By Bob Katzen

The Supreme Judicial Court heard testimony in the lawsuit filed by the American Civil Liberties Union (ACLU) of Massachusetts, Committee for Public Counsel Services (CPCS) and the Massachusetts Association of Criminal Defense Lawyers (MACDL) asking the court to take immediate action to limit outbreaks of COVID-19 by reducing the number of people who are incarcerated in Massachusetts jails, prisons and houses of correction.

“This case presents the criminal legal system with an opportunity to save the lives of incarcerated people who are especially vulnerable to the COVID-19 pandemic, and in doing so, to save the lives of countless others,” said Carol Rose, executive director of the ACLU of Massachusetts. “Public health experts agree: the impact of this virus cannot be confined to a prison. Outbreaks in correctional facilities among incarcerated people and staff will lead to surging demand for intensive health care, pushing our already overburdened health care system past the breaking point. This puts all of us at risk. Time is of the essence. Massachusetts does not have the death penalty as a matter of law. Unless we change course now, we’re going to have it as a matter of fact.”

Seven of the state’s 10 district attorneys have filed a brief opposing the petition including Eastern District Attorney Jonathan Blodgett, Plymouth District Attorney Timothy Cruz, Worcester District Attorney Joseph Early, Jr., Hampden District Attorney Anthony Gulluni, Norfolk District Attorney Michael Morrissey, Cape and Islands District Attorney Michael O’Keefe, and Bristol District Attorney Thomas Quinn. The group in a written statement said they understand the petitioners’ concerns regarding the risks presented by COVID-19 in prisons but argued that this crisis is not a reason to abandon government’s most basic function of safeguarding its citizens. Instead, these district attorneys prefer that inmates be considered for release on a case-by-case basis in hearings before judges.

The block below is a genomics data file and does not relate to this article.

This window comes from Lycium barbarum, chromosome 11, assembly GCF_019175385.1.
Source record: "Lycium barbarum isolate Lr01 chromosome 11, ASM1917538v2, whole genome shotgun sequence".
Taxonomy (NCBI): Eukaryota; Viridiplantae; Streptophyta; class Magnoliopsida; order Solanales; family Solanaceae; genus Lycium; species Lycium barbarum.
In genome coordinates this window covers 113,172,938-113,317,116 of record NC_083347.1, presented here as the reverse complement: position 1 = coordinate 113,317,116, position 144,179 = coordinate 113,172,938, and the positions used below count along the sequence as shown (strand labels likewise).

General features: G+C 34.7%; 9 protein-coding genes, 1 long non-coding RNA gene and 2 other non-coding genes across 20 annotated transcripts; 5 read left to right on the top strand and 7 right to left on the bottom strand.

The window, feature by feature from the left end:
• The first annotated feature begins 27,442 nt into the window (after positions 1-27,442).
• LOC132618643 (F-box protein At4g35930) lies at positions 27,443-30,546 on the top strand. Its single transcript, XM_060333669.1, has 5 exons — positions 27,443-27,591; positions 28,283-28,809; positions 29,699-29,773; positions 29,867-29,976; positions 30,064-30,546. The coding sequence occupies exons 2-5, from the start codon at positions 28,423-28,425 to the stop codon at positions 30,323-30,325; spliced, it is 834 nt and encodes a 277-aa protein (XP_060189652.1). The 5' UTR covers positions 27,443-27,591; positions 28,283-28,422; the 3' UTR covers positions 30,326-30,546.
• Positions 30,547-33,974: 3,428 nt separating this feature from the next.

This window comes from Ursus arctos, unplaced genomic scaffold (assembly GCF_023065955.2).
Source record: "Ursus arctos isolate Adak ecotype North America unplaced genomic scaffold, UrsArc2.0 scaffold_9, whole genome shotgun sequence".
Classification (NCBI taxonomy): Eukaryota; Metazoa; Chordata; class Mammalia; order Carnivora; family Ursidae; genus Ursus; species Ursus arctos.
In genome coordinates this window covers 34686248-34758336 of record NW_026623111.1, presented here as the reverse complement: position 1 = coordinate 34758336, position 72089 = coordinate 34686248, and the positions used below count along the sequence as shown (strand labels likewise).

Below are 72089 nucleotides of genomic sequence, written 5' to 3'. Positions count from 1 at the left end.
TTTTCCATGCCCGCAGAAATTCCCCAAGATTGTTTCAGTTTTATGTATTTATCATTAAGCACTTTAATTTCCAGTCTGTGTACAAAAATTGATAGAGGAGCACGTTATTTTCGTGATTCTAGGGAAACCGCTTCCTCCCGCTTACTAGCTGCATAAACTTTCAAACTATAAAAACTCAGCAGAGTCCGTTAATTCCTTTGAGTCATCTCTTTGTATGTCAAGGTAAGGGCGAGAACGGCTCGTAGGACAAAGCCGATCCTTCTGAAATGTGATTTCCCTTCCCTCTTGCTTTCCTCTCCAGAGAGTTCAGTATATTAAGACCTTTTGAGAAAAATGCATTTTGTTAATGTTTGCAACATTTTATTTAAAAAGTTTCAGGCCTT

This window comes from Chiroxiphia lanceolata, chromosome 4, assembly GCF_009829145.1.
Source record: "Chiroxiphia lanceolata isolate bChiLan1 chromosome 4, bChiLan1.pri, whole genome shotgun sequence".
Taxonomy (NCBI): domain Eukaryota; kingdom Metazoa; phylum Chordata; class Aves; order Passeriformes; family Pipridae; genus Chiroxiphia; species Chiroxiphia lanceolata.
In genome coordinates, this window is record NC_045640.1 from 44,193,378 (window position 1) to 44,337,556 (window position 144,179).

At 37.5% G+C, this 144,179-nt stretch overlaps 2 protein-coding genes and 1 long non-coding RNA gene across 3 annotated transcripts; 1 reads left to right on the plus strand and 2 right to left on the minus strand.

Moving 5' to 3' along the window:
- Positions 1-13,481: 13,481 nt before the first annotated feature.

“The petitioners’ approach of mass releasing offenders is ill-conceived, overbroad and reckless,” said Gulluni. “Dangerous criminals who pose a clear public safety risk should not be allowed to exploit a public health crisis. As prosecutors, we have a duty to the law, victims and the public which includes those who are incarcerated. Being mindful to all these responsibilities, we have taken to an individualized review of release requests and have and will agree to release non-violent defendants whose health conditions and/or age present greater risks were they to contract COVID-19.”

“We agree with the attorney general and the district attorneys of Suffolk, Middlesex, Berkshire, and the Northwestern District that it cannot be business as usual if we are going to prevent a catastrophic outbreak of COVID-19 in our correctional facilities – an outbreak which will devastate not only the individuals incarcerated, but also the communities in which these facilities are located,” said CPCS attorneys Rebecca Jacobstein and Benjamin Keehn in a joint statement. “We learned today that the rate of infection within the Massachusetts Treatment Center has increased almost five-fold in the week since we filed this petition. Time is of the essence. The court clearly understands the urgency. We look forward to the issuance of an order that will begin to ameliorate the danger we all face.”

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